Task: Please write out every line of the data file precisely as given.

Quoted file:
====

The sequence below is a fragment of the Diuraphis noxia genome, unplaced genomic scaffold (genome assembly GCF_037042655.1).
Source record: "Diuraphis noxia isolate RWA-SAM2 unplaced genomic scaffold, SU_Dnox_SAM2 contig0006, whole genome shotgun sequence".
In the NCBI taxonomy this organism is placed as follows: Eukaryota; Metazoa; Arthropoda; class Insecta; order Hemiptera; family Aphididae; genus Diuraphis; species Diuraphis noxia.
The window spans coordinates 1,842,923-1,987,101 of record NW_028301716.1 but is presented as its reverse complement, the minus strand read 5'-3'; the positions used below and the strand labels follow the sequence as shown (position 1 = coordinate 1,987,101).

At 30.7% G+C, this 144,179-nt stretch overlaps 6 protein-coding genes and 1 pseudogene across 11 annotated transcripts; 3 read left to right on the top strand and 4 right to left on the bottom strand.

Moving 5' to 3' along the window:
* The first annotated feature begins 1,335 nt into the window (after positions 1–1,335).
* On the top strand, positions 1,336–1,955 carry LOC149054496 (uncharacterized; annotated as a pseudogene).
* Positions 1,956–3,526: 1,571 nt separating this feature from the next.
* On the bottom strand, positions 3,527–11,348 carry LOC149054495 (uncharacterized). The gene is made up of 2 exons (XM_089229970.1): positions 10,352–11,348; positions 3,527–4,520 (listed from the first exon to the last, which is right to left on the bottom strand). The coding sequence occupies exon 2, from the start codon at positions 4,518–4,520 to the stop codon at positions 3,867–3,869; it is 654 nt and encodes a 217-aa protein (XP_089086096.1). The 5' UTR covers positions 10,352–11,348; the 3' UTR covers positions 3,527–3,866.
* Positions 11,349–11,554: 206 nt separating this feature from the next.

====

The sequence below is a fragment of the Diuraphis noxia genome, unplaced genomic scaffold (genome assembly GCF_037042655.1).
Source record: "Diuraphis noxia isolate RWA-SAM2 unplaced genomic scaffold, SU_Dnox_SAM2 contig0006, whole genome shotgun sequence".
In the NCBI taxonomy this organism is placed as follows: Eukaryota; Metazoa; Arthropoda; class Insecta; order Hemiptera; family Aphididae; genus Diuraphis; species Diuraphis noxia.
The window spans coordinates 1,842,923-1,987,101 of record NW_028301716.1 but is presented as its reverse complement, the minus strand read 5'-3'; the positions used below and the strand labels follow the sequence as shown (position 1 = coordinate 1,987,101).

At 30.7% G+C, this 144,179-nt stretch overlaps 6 protein-coding genes and 1 pseudogene across 11 annotated transcripts; 3 read left to right on the top strand and 4 right to left on the bottom strand.

Moving 5' to 3' along the window:
* The first annotated feature begins 1,335 nt into the window (after positions 1–1,335).
* On the top strand, positions 1,336–1,955 carry LOC149054496 (uncharacterized; annotated as a pseudogene).
* Positions 1,956–3,526: 1,571 nt separating this feature from the next.
* On the bottom strand, positions 3,527–11,348 carry LOC149054495 (uncharacterized). The gene is made up of 2 exons (XM_089229970.1): positions 10,352–11,348; positions 3,527–4,520 (listed from the first exon to the last, which is right to left on the bottom strand). The coding sequence occupies exon 2, from the start codon at positions 4,518–4,520 to the stop codon at positions 3,867–3,869; it is 654 nt and encodes a 217-aa protein (XP_089086096.1). The 5' UTR covers positions 10,352–11,348; the 3' UTR covers positions 3,527–3,866.
* Positions 11,349–11,554: 206 nt separating this feature from the next.